I also found a tiny blue bottle shaped like a fish; it once held a brand of bitters called Fisch’s. I dug out the cork fragment lodged inside with an awl, then soaked it first in Dr. Bronner’s and hot water then Florida Water and hot water, several times each. It’s now holding an offerory oil for my ocean altar of sandalwood, vanilla, and ylang-ylang essential oils in a carrier of sweet almond, and I dropped in a pearl from an old earring (I stopped wearing earrings years ago). An offertory oil isn’t a condition oil like Van Van, it’s just an offering: “I made this for you, it smells nice”. (It does smell amazing BTW; I don’t measure but it’s about an ounce of carrier and it was something like 5 drops each vanilla and sandalwood and maybe 8 of ylang-ylang.)

fish bottle top

Normally what I do with old bottles is carve a smaller cork out of a wine bottle cork, but this bottle is so tiny it didn’t seem like the best solution. I’m pleased with the workaround I came up with: I found an old glass bead big enough to not fall through the neck, and sealed it to the bottle with gold sealing wax. If I want to use the oil, all I have to do to re-seal the bottle is pass the bead through a candle flame to re-soften the wax, and then stick it back on the bottle neck.

lucky cat dish

I also went to World Market that day, and I found this little Lucky Cat dish for just a few bucks, I think it’s supposed to hold used tea bags. It’s going on my prosperity altar to hold small offerings/items. My “family tradition” is Catholic and I mostly try to work within that and not appropriate much from other cultures, but Lucky Cat and Buddha are small exceptions, both on my prosperity altar. Oh, and I like the Hamsa, but that’s such an ancient symbol that it’s really kind of universal.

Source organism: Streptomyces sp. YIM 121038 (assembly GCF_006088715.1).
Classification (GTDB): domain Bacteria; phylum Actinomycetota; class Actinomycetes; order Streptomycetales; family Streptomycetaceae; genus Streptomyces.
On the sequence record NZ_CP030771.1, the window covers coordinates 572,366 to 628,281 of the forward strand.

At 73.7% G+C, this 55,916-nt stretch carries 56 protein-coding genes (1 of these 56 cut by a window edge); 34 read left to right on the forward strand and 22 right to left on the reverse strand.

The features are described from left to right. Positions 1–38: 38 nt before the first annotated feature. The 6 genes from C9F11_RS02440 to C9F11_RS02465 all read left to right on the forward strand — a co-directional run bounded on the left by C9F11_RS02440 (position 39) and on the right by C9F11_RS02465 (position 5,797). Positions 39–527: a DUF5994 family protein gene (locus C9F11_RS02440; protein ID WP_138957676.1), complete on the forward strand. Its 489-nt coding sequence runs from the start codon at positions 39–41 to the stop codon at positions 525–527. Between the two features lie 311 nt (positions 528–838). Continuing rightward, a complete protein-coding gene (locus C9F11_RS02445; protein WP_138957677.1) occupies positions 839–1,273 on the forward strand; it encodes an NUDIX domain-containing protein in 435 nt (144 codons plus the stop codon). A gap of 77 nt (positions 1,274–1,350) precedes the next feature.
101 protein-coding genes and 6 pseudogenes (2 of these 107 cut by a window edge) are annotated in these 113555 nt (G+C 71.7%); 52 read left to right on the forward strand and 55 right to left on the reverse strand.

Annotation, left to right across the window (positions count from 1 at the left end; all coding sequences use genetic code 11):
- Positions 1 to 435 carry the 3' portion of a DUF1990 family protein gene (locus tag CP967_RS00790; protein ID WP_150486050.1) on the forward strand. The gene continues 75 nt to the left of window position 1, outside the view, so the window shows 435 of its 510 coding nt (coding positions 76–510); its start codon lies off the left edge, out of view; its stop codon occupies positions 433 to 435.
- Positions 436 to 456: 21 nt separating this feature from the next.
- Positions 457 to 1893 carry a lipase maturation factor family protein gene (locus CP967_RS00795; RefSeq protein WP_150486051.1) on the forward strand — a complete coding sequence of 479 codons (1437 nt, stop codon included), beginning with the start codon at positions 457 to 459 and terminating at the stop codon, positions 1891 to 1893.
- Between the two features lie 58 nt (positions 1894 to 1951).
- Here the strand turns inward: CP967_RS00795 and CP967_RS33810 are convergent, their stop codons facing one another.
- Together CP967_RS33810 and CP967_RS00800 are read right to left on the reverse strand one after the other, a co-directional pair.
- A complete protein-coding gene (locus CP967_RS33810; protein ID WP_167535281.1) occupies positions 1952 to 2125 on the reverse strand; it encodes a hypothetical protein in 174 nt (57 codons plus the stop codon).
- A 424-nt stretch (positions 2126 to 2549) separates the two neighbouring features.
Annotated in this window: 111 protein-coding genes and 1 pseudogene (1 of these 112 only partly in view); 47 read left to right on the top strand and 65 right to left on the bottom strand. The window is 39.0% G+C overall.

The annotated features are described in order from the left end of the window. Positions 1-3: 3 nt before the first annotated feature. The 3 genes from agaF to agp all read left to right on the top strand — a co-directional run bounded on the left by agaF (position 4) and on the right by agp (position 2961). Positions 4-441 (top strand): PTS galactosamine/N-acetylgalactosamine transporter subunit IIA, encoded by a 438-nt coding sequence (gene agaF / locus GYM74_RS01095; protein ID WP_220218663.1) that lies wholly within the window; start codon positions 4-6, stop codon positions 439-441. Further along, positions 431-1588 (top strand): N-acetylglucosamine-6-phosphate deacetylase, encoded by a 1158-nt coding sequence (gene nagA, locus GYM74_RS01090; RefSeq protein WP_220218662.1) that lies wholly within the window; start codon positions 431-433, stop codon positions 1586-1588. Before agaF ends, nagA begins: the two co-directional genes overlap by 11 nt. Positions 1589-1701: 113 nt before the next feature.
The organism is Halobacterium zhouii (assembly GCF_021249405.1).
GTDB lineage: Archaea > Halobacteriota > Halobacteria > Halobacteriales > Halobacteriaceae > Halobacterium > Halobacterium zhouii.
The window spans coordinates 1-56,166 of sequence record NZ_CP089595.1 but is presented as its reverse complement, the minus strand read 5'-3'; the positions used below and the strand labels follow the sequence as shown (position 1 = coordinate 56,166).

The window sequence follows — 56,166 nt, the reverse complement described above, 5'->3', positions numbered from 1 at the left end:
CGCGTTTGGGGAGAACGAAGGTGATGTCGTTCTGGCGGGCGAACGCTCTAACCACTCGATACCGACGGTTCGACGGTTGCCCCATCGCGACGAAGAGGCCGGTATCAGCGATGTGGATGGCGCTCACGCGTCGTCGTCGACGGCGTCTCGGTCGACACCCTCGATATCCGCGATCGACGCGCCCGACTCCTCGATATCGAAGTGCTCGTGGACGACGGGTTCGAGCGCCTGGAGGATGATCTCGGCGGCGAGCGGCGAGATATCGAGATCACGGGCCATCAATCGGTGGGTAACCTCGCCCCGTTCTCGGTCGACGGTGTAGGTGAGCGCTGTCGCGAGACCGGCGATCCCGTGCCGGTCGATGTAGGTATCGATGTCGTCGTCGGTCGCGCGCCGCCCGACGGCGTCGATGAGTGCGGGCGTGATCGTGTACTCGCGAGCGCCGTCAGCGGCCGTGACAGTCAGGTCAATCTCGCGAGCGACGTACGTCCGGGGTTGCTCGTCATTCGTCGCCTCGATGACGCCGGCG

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Memorial Day weekend: we salute the fallen hamburgers! I mean, soldiers.

We don’t get too many 3-day weekends at the job; between receiving raw materials from all over the world and shipping finished product all over the world—places that don’t necessarily share our holidays, in other words—production falls behind too fast if we’re always shutting the place down. We’re even open on Mardi Gras, highly unusual in south Louisiana. All of which is to say that I savored every moment of my Memorial Day weekend. (Except for all of the self-righteous sneering I saw on Facebook yesterday about people having BBQs and whatnot. Do you think the people doing the sneering spent all day weeping and wailing in a military cemetery? I don’t.)

I kicked around several ideas for something to do on Saturday, and at the last minute remembered that my department manager mentioned last month that she went to the Strawberry Festival in Ponchatoula and that the town has a lot of antique stores, which she knows I like. I Googled it, and most of them are clustered around the intersection of Pine and Railroad, the original town center. I pride myself on knowing where all the best antique stores within a 2 ½ hour drive are, so I had to check it out.